A MILLWRIGHT HISTORY
Although "millwright " is a common word, most people (including many in the Carpenter Brotherhood) are hard pressed, if asked, to define the term and its many uses. With that in mind, a definition taken from the Dictionary of Occupational Titles would seem to be an appropriate introduction to a discussion of the craft:
"Millwright: Installation man, machine erector, a maintenance mechanic, plant changer, installs machinery and equipment according to layout plans, blueprints and other drawings in an industrial establishment, using hoists, lift trucks, hand tools and power tools; reads blueprints and schematic drawings to determine work procedures; dismantles machines, using hammer, wrenches, crowbars, and other hand tools; moves machinery and equipment using hoists, rollers, and trucks; assembles and installs equipment, such as shafting, conveyors, and tram rails, using hand tools and power tools; constructs foundations for machines, using hand tools and building materials, such as wood, cement, and steel; align machines and equipment, using hoists, jacks, hand tools, squares, rules, micrometers, and plumb bobs; assemble machines and bolts, welds, rivets, or otherwise fastens them to foundation or other structures, using hand tools and power tools; may repair and lubricate machines and equipment."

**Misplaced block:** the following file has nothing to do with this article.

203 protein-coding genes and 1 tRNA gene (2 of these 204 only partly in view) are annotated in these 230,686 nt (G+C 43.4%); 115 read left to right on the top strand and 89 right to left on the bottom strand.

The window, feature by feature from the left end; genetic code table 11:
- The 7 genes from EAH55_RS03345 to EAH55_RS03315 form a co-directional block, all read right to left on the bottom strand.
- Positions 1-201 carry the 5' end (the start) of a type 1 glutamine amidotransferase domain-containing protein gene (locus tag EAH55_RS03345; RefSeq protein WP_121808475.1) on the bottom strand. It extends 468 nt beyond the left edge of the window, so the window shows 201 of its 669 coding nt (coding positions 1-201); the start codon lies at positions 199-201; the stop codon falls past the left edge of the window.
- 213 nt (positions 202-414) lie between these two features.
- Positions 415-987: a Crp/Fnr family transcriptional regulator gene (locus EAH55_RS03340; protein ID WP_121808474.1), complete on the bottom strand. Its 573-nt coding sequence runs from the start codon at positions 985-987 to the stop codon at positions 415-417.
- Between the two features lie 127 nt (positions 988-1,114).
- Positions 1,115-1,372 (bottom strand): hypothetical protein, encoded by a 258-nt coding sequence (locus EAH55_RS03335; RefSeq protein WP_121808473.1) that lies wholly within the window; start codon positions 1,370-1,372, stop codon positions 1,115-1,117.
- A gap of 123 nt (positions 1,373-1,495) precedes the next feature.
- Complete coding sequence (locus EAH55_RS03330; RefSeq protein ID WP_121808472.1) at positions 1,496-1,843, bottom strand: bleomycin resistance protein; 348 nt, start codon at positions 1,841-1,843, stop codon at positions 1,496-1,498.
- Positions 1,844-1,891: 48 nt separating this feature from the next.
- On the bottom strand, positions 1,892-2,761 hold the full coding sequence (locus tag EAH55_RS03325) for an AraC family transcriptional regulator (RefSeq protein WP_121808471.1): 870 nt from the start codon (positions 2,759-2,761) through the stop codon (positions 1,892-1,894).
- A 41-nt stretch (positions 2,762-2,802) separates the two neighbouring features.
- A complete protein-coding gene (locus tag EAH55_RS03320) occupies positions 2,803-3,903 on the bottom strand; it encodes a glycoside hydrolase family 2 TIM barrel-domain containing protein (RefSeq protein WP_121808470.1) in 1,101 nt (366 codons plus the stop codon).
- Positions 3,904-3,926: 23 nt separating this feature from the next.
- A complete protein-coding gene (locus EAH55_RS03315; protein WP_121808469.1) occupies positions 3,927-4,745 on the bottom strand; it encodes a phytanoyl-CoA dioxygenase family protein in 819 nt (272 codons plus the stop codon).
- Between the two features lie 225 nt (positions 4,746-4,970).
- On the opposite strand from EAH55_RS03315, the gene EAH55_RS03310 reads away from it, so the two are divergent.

The word "millwright" has long been used to describe the man who was